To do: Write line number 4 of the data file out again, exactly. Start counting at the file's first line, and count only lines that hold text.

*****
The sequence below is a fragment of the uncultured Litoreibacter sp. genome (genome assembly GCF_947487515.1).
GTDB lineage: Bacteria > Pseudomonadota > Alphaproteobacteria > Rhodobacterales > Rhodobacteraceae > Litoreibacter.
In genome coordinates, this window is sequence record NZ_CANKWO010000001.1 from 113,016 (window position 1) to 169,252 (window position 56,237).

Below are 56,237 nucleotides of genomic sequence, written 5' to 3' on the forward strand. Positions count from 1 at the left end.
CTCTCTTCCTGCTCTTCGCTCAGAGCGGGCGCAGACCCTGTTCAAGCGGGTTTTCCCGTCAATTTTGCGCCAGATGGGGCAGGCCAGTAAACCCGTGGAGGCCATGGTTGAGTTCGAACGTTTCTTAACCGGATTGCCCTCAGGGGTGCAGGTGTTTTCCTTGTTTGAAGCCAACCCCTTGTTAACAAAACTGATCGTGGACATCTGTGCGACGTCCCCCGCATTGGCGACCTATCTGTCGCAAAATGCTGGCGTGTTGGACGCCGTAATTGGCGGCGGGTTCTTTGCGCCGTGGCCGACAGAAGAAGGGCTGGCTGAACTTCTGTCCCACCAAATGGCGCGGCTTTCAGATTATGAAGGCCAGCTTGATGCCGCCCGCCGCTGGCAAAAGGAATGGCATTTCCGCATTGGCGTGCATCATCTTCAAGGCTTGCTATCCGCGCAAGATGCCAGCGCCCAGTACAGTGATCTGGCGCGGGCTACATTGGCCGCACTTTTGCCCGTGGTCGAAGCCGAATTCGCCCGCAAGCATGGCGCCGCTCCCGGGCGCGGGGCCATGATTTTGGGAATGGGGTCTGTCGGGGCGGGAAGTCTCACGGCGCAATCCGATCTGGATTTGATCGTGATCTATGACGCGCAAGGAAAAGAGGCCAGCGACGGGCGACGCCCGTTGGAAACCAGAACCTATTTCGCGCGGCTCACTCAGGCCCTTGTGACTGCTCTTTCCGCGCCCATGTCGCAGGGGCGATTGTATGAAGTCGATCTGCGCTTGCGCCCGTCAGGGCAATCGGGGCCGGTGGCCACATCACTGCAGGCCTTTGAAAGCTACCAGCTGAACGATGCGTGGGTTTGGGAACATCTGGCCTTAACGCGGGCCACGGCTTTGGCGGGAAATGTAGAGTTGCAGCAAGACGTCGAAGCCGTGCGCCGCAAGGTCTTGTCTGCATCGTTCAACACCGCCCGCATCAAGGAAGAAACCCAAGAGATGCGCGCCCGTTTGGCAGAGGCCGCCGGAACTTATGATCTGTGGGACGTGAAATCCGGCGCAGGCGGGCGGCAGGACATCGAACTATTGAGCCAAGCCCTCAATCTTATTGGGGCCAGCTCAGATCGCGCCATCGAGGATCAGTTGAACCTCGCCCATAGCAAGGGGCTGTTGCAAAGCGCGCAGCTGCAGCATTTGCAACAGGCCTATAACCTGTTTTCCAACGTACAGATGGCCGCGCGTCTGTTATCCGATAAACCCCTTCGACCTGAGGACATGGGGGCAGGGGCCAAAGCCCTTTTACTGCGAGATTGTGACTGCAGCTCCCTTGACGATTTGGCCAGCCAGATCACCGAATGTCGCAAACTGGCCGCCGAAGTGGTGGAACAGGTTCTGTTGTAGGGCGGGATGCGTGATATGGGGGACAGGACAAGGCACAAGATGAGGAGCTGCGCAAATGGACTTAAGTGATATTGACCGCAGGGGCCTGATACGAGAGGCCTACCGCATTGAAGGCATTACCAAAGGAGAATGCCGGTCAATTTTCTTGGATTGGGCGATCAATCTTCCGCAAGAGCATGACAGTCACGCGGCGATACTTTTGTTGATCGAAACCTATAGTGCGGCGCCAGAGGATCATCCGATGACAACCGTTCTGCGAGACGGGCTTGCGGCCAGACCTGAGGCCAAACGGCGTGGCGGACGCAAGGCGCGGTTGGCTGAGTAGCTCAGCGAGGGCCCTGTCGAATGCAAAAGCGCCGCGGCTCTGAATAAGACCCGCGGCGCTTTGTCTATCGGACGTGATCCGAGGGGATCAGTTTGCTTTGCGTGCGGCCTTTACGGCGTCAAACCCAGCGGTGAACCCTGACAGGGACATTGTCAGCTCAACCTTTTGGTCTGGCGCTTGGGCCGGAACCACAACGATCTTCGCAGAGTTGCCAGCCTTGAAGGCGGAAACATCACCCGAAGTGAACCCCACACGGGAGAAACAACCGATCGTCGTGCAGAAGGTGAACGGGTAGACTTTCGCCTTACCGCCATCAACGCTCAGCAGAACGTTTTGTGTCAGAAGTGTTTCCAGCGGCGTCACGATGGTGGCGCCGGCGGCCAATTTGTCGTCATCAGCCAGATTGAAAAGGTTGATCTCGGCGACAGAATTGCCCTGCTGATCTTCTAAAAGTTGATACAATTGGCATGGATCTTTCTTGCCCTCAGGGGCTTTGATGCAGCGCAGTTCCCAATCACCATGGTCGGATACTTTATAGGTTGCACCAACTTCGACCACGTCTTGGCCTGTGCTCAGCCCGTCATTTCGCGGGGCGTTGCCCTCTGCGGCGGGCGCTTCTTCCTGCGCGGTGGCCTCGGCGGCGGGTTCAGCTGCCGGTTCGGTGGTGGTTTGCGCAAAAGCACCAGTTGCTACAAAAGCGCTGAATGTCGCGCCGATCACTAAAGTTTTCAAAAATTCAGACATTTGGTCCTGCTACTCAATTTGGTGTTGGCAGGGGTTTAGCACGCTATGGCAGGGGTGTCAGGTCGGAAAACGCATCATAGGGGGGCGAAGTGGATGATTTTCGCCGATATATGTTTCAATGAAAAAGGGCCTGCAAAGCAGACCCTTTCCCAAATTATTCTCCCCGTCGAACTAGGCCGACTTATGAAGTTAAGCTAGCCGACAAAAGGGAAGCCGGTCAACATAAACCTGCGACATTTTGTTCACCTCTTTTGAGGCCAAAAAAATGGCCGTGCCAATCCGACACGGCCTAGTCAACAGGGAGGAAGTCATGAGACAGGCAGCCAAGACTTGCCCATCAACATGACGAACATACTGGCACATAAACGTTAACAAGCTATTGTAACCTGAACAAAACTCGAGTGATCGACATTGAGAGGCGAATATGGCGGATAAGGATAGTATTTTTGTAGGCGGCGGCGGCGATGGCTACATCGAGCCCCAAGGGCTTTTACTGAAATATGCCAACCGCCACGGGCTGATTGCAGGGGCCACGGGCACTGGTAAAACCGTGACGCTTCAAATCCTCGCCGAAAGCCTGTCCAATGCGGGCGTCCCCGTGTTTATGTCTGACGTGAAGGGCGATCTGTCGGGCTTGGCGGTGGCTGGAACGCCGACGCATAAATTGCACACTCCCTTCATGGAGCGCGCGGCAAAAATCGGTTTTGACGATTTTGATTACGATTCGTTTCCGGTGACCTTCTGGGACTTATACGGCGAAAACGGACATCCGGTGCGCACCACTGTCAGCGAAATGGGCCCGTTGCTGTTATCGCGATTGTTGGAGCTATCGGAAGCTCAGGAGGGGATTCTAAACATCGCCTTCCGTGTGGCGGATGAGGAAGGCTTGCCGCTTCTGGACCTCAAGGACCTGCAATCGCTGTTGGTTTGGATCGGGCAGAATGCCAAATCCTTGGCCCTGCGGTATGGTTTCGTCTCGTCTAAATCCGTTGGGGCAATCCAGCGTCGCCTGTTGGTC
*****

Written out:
Below are 56,237 nucleotides of genomic sequence, written 5' to 3' on the forward strand. Positions count from 1 at the left end.